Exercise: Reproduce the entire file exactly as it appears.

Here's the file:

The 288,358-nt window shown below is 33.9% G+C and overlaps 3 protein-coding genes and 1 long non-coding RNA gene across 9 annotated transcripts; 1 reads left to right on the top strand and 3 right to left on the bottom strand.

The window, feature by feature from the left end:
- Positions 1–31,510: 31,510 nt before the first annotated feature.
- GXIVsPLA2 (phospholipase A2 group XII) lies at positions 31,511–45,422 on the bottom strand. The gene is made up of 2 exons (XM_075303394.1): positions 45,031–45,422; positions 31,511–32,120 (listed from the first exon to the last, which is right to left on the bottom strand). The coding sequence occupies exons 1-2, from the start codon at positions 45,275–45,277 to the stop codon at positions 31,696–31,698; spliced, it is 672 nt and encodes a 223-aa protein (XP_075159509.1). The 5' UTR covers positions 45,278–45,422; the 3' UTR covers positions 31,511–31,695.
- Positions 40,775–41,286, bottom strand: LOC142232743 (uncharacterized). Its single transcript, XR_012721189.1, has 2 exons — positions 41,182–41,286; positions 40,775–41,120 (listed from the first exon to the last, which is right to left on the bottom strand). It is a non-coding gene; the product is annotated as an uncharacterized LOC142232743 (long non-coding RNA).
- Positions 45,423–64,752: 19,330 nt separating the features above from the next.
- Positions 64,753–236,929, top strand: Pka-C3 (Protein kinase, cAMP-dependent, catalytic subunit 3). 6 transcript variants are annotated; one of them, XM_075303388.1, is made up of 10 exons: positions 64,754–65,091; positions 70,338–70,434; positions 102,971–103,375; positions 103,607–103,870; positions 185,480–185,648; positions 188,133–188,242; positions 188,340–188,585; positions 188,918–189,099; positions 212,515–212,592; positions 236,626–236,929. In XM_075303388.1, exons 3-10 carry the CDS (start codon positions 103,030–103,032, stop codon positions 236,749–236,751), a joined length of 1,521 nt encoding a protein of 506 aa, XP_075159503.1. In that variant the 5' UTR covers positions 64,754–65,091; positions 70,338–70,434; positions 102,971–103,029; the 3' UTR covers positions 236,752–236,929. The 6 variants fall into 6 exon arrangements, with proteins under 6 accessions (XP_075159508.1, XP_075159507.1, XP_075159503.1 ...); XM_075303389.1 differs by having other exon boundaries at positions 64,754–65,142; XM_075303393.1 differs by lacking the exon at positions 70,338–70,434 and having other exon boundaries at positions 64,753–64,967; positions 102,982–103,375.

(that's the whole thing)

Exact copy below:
The 288,358-nt window shown below is 33.9% G+C and overlaps 3 protein-coding genes and 1 long non-coding RNA gene across 9 annotated transcripts; 1 reads left to right on the top strand and 3 right to left on the bottom strand.

The window, feature by feature from the left end:
- Positions 1–31,510: 31,510 nt before the first annotated feature.
- GXIVsPLA2 (phospholipase A2 group XII) lies at positions 31,511–45,422 on the bottom strand. The gene is made up of 2 exons (XM_075303394.1): positions 45,031–45,422; positions 31,511–32,120 (listed from the first exon to the last, which is right to left on the bottom strand). The coding sequence occupies exons 1-2, from the start codon at positions 45,275–45,277 to the stop codon at positions 31,696–31,698; spliced, it is 672 nt and encodes a 223-aa protein (XP_075159509.1). The 5' UTR covers positions 45,278–45,422; the 3' UTR covers positions 31,511–31,695.
- Positions 40,775–41,286, bottom strand: LOC142232743 (uncharacterized). Its single transcript, XR_012721189.1, has 2 exons — positions 41,182–41,286; positions 40,775–41,120 (listed from the first exon to the last, which is right to left on the bottom strand). It is a non-coding gene; the product is annotated as an uncharacterized LOC142232743 (long non-coding RNA).
- Positions 45,423–64,752: 19,330 nt separating the features above from the next.
- Positions 64,753–236,929, top strand: Pka-C3 (Protein kinase, cAMP-dependent, catalytic subunit 3). 6 transcript variants are annotated; one of them, XM_075303388.1, is made up of 10 exons: positions 64,754–65,091; positions 70,338–70,434; positions 102,971–103,375; positions 103,607–103,870; positions 185,480–185,648; positions 188,133–188,242; positions 188,340–188,585; positions 188,918–189,099; positions 212,515–212,592; positions 236,626–236,929. In XM_075303388.1, exons 3-10 carry the CDS (start codon positions 103,030–103,032, stop codon positions 236,749–236,751), a joined length of 1,521 nt encoding a protein of 506 aa, XP_075159503.1. In that variant the 5' UTR covers positions 64,754–65,091; positions 70,338–70,434; positions 102,971–103,029; the 3' UTR covers positions 236,752–236,929. The 6 variants fall into 6 exon arrangements, with proteins under 6 accessions (XP_075159508.1, XP_075159507.1, XP_075159503.1 ...); XM_075303389.1 differs by having other exon boundaries at positions 64,754–65,142; XM_075303393.1 differs by lacking the exon at positions 70,338–70,434 and having other exon boundaries at positions 64,753–64,967; positions 102,982–103,375.